In the revolutionary reign of the “Tsar-Stranger”, one of the most of the most significant episodes was his visit to the England of William III.
The great Emperor was a powerful sovereign, but, writes Ian Grey, disappointed in his weak and nervous son, Peter proved a stern and cruel parent.
The uprising by officers in 1825 in St Petersburg was premature, writes Ian Grey, but even contemporaries recognised that seeds had been sown which one day would produce important consequences.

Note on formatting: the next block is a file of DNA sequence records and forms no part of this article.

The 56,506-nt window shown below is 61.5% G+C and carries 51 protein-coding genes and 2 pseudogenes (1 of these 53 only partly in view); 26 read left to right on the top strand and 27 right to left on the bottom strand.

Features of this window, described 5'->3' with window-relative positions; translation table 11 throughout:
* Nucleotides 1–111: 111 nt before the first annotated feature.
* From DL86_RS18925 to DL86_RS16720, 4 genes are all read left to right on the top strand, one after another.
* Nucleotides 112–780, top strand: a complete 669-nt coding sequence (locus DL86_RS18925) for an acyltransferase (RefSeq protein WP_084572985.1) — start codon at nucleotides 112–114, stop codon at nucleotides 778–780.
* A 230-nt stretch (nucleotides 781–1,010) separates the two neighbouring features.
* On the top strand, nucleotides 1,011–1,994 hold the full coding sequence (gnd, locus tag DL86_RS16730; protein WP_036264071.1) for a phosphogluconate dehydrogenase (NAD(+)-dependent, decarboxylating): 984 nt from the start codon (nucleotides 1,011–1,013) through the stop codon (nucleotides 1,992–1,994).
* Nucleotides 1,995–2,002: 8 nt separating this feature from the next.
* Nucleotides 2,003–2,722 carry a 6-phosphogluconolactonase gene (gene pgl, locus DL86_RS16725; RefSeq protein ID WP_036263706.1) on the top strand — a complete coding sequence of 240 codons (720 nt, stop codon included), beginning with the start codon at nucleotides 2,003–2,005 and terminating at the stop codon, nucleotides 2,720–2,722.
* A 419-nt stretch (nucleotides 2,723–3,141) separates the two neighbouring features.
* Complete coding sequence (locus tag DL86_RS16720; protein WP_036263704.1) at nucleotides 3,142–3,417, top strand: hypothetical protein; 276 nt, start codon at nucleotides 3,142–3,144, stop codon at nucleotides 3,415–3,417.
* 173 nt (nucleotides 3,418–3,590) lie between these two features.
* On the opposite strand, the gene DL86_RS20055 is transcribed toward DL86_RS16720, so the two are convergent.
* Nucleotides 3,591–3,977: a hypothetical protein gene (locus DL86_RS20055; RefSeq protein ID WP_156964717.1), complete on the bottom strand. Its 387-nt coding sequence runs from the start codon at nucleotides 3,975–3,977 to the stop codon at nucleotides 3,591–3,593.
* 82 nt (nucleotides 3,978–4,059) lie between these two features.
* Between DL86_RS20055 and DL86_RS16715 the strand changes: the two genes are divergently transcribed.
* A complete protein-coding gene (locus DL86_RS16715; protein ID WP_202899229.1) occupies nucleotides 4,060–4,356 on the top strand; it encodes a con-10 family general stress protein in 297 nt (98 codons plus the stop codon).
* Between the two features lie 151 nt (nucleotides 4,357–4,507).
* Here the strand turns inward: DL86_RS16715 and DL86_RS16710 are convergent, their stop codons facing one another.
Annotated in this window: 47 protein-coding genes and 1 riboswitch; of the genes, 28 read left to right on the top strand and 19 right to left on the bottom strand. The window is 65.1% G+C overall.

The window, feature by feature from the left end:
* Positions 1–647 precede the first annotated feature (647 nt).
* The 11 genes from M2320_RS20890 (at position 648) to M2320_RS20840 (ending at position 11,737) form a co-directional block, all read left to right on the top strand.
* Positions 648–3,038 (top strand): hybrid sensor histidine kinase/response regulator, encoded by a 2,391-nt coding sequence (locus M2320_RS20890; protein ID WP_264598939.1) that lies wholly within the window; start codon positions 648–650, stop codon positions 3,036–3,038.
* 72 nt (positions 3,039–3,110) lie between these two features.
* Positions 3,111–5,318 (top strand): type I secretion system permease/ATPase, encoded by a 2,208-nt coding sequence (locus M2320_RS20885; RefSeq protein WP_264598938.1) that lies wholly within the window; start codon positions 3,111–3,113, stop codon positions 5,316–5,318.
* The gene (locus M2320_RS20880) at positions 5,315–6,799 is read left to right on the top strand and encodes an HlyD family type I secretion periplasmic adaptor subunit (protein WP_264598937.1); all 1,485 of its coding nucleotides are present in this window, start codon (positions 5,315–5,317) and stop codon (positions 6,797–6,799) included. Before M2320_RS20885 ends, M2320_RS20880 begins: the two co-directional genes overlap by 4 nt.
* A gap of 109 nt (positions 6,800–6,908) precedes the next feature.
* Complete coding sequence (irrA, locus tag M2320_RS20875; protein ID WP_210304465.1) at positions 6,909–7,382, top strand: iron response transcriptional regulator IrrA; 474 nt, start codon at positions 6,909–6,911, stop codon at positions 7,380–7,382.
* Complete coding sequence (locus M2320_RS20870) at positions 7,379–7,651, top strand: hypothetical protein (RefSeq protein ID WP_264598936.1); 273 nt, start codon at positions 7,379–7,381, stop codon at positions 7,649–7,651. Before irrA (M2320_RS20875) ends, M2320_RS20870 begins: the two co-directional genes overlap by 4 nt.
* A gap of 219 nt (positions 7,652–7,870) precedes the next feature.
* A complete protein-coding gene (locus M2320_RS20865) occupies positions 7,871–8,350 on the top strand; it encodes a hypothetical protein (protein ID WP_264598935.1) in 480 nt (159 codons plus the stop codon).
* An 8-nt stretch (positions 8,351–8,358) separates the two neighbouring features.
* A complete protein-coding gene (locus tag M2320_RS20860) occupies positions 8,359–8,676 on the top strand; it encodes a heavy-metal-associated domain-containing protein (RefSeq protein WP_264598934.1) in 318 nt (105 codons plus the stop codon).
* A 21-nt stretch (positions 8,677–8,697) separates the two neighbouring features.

Ian Grey profiles Boris Godunov; Chief Minister after the death of Ivan the Terrible, and then himself Tsar, Boris served Russia during a most troubled period.
Ian Grey profiles General Patrick Gordon, Scotsman of such standing in Imperial Russia that he received a state funeral upon his death, in which the Tsar himself marched on foot.
Many events in Ivan's reign, writes Ian Grey, seem merely the first stages of developments that have been continued in the twentieth century. Today his greatness is generally recognized by historians.